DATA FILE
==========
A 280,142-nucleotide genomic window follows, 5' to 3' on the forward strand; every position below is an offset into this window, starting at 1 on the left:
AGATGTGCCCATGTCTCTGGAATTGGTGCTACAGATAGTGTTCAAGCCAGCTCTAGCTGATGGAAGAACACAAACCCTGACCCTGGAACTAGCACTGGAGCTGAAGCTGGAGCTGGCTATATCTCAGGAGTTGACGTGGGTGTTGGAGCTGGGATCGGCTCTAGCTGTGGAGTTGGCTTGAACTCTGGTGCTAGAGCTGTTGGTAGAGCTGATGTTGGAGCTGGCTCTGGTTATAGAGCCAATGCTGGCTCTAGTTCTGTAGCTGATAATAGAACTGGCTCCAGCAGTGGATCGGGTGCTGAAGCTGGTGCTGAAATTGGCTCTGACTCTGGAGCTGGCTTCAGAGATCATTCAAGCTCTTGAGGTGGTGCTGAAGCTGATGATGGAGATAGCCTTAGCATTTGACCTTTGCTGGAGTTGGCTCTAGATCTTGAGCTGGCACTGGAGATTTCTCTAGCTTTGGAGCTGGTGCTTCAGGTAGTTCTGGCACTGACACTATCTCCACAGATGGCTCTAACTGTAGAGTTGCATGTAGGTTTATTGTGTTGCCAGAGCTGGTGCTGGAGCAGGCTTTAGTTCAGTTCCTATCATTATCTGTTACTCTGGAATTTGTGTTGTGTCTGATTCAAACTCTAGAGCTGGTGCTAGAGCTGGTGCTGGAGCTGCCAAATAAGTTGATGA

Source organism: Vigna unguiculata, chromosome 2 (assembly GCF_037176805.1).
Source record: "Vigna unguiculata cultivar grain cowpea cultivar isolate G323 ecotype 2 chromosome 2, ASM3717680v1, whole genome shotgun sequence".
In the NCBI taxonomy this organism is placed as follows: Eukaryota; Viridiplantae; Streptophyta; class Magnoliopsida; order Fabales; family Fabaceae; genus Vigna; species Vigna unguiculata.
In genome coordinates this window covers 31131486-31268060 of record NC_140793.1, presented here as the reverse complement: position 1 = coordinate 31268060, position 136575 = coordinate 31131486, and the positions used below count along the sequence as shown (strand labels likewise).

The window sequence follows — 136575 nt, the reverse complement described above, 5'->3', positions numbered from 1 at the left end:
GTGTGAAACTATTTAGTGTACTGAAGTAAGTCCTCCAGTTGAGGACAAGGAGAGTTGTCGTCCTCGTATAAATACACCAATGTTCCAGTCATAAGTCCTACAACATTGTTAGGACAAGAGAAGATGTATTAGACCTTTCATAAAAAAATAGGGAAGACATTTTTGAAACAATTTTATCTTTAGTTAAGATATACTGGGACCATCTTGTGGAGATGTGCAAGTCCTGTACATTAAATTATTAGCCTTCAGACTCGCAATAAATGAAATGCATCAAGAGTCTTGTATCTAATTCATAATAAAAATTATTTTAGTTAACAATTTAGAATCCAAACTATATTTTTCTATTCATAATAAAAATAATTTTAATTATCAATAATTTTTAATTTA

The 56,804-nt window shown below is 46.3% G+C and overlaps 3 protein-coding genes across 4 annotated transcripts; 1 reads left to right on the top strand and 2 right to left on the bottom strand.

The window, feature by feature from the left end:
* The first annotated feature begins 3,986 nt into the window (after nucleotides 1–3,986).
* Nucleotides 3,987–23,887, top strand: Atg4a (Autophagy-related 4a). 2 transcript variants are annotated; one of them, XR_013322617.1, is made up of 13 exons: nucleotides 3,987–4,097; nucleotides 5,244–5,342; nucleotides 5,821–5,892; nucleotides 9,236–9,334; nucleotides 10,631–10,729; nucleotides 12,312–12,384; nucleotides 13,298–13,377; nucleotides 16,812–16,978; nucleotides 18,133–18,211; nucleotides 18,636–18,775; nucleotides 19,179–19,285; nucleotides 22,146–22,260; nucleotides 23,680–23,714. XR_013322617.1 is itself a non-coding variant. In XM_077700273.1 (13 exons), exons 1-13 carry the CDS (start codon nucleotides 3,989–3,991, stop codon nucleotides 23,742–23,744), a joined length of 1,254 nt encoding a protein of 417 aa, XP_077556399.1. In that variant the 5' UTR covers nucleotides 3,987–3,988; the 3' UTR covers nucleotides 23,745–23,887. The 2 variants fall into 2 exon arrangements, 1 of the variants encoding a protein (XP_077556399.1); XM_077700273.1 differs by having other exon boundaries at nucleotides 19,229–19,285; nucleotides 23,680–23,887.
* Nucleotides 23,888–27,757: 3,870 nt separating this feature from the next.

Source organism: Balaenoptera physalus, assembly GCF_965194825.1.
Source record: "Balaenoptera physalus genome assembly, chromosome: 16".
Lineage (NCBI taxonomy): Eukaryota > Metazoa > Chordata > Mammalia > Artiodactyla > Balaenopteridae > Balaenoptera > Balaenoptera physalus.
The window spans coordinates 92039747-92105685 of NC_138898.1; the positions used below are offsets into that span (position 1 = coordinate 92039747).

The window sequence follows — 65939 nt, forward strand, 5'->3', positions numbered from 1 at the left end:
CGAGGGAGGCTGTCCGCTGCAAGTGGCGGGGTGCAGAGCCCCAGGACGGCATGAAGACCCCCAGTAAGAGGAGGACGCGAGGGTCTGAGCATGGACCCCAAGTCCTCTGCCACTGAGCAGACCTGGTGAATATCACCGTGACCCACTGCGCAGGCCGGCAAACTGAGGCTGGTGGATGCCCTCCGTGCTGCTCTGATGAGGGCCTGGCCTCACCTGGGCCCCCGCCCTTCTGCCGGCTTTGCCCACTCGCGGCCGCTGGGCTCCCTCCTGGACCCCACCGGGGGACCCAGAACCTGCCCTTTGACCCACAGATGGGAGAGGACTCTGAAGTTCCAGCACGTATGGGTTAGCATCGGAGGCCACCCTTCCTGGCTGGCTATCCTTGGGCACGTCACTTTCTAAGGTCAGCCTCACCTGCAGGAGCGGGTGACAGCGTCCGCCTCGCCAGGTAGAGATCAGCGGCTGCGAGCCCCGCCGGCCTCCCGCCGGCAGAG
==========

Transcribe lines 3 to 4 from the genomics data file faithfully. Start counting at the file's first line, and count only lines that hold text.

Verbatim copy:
Source organism: Vigna unguiculata, chromosome 2 (assembly GCF_037176805.1).
Source record: "Vigna unguiculata cultivar grain cowpea cultivar isolate G323 ecotype 2 chromosome 2, ASM3717680v1, whole genome shotgun sequence".